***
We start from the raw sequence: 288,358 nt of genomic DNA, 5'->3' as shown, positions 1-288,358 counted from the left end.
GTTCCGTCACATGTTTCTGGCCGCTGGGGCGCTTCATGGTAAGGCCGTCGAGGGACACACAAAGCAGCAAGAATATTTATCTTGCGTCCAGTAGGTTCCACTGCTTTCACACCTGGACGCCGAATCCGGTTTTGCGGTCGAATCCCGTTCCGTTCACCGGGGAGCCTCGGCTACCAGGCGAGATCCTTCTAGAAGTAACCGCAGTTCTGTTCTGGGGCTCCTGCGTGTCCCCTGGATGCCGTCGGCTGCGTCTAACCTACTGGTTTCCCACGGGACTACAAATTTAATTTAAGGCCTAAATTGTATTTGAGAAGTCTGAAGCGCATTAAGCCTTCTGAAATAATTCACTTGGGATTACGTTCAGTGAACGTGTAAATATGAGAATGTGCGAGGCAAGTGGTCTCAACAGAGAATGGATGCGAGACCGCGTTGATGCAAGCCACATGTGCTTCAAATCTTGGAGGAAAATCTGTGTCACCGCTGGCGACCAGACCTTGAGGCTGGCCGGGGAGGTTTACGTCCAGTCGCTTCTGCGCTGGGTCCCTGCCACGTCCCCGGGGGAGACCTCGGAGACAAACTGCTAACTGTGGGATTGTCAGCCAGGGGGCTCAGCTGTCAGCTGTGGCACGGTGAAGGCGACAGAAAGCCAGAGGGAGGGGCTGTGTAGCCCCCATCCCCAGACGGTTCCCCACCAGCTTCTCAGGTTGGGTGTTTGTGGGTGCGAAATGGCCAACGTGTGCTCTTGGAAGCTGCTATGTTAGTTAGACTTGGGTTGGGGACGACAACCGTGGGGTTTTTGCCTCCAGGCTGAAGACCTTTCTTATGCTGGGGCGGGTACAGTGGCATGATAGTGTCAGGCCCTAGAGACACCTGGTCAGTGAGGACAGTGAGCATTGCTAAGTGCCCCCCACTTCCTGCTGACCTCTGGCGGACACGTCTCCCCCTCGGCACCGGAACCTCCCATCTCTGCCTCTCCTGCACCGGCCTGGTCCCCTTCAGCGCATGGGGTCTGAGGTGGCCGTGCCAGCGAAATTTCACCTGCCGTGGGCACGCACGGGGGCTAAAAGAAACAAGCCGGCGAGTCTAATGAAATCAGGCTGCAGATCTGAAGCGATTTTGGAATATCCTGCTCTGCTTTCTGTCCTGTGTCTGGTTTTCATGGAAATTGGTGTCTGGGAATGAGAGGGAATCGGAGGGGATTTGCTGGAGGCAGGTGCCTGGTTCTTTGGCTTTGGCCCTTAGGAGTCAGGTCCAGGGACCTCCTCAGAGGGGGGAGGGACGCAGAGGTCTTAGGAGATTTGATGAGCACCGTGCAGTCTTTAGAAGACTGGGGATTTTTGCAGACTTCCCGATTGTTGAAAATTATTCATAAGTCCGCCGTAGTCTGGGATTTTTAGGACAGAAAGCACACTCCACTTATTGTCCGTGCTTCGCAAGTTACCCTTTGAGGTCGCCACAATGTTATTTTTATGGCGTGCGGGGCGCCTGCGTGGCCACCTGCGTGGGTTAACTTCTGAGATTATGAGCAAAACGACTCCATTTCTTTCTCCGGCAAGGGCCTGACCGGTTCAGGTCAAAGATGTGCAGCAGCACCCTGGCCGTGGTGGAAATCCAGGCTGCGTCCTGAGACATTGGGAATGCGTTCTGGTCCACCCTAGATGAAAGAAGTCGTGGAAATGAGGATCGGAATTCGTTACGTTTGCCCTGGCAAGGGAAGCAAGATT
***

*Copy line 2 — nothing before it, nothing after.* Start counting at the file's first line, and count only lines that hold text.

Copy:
GTTCCGTCACATGTTTCTGGCCGCTGGGGCGCTTCATGGTAAGGCCGTCGAGGGACACACAAAGCAGCAAGAATATTTATCTTGCGTCCAGTAGGTTCCACTGCTTTCACACCTGGACGCCGAATCCGGTTTTGCGGTCGAATCCCGTTCCGTTCACCGGGGAGCCTCGGCTACCAGGCGAGATCCTTCTAGAAGTAACCGCAGTTCTGTTCTGGGGCTCCTGCGTGTCCCCTGGATGCCGTCGGCTGCGTCTAACCTACTGGTTTCCCACGGGACTACAAATTTAATTTAAGGCCTAAATTGTATTTGAGAAGTCTGAAGCGCATTAAGCCTTCTGAAATAATTCACTTGGGATTACGTTCAGTGAACGTGTAAATATGAGAATGTGCGAGGCAAGTGGTCTCAACAGAGAATGGATGCGAGACCGCGTTGATGCAAGCCACATGTGCTTCAAATCTTGGAGGAAAATCTGTGTCACCGCTGGCGACCAGACCTTGAGGCTGGCCGGGGAGGTTTACGTCCAGTCGCTTCTGCGCTGGGTCCCTGCCACGTCCCCGGGGGAGACCTCGGAGACAAACTGCTAACTGTGGGATTGTCAGCCAGGGGGCTCAGCTGTCAGCTGTGGCACGGTGAAGGCGACAGAAAGCCAGAGGGAGGGGCTGTGTAGCCCCCATCCCCAGACGGTTCCCCACCAGCTTCTCAGGTTGGGTGTTTGTGGGTGCGAAATGGCCAACGTGTGCTCTTGGAAGCTGCTATGTTAGTTAGACTTGGGTTGGGGACGACAACCGTGGGGTTTTTGCCTCCAGGCTGAAGACCTTTCTTATGCTGGGGCGGGTACAGTGGCATGATAGTGTCAGGCCCTAGAGACACCTGGTCAGTGAGGACAGTGAGCATTGCTAAGTGCCCCCCACTTCCTGCTGACCTCTGGCGGACACGTCTCCCCCTCGGCACCGGAACCTCCCATCTCTGCCTCTCCTGCACCGGCCTGGTCCCCTTCAGCGCATGGGGTCTGAGGTGGCCGTGCCAGCGAAATTTCACCTGCCGTGGGCACGCACGGGGGCTAAAAGAAACAAGCCGGCGAGTCTAATGAAATCAGGCTGCAGATCTGAAGCGATTTTGGAATATCCTGCTCTGCTTTCTGTCCTGTGTCTGGTTTTCATGGAAATTGGTGTCTGGGAATGAGAGGGAATCGGAGGGGATTTGCTGGAGGCAGGTGCCTGGTTCTTTGGCTTTGGCCCTTAGGAGTCAGGTCCAGGGACCTCCTCAGAGGGGGGAGGGACGCAGAGGTCTTAGGAGATTTGATGAGCACCGTGCAGTCTTTAGAAGACTGGGGATTTTTGCAGACTTCCCGATTGTTGAAAATTATTCATAAGTCCGCCGTAGTCTGGGATTTTTAGGACAGAAAGCACACTCCACTTATTGTCCGTGCTTCGCAAGTTACCCTTTGAGGTCGCCACAATGTTATTTTTATGGCGTGCGGGGCGCCTGCGTGGCCACCTGCGTGGGTTAACTTCTGAGATTATGAGCAAAACGACTCCATTTCTTTCTCCGGCAAGGGCCTGACCGGTTCAGGTCAAAGATGTGCAGCAGCACCCTGGCCGTGGTGGAAATCCAGGCTGCGTCCTGAGACATTGGGAATGCGTTCTGGTCCACCCTAGATGAAAGAAGTCGTGGAAATGAGGATCGGAATTCGTTACGTTTGCCCTGGCAAGGGAAGCAAGATT